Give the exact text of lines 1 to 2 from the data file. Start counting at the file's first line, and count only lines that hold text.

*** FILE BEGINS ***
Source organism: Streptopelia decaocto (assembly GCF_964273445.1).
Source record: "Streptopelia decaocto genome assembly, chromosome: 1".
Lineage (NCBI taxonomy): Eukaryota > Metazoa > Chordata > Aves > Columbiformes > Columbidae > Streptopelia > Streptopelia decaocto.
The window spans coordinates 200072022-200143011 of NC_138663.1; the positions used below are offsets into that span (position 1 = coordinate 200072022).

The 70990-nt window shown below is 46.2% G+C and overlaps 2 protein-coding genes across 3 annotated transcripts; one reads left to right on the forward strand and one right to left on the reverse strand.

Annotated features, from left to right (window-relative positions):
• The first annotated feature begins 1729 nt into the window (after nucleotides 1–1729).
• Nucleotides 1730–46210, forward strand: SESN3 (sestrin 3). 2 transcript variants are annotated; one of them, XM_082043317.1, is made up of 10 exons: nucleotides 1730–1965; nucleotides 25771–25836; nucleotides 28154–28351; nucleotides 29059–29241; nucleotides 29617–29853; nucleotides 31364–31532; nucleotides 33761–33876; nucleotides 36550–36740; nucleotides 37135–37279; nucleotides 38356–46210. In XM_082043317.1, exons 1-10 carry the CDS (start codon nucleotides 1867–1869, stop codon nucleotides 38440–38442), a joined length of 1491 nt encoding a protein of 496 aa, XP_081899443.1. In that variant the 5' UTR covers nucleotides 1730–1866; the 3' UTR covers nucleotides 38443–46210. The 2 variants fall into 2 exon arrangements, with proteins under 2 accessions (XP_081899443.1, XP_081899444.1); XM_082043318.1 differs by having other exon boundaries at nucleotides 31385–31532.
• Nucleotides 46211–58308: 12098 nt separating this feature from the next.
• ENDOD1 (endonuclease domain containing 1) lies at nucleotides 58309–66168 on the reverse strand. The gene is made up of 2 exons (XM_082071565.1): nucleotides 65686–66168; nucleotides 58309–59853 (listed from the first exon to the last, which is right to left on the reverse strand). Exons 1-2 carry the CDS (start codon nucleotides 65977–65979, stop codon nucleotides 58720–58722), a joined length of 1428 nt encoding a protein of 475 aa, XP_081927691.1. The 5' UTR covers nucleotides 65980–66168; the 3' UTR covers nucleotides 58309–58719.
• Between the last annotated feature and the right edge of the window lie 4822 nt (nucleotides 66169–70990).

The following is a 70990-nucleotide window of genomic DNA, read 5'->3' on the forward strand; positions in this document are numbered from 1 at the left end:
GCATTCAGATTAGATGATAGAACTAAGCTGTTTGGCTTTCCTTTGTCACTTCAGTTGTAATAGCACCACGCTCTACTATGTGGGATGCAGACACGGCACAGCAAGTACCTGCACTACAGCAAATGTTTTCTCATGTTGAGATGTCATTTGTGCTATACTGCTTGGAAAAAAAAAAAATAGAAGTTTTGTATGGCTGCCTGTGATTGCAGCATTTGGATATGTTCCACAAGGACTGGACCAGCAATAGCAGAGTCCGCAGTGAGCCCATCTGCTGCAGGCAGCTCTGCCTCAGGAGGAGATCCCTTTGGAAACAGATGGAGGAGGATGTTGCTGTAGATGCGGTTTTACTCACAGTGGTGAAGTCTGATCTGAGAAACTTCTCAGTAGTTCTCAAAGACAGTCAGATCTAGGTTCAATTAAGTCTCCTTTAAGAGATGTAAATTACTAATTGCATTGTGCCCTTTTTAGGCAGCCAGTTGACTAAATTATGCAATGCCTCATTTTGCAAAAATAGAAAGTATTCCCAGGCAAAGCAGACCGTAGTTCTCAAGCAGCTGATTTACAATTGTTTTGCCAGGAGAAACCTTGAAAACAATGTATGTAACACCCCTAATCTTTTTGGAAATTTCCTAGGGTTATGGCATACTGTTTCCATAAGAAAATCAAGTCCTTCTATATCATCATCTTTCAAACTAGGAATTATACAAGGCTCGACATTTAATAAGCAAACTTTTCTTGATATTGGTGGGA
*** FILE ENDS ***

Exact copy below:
Source organism: Streptopelia decaocto (assembly GCF_964273445.1).
Source record: "Streptopelia decaocto genome assembly, chromosome: 1".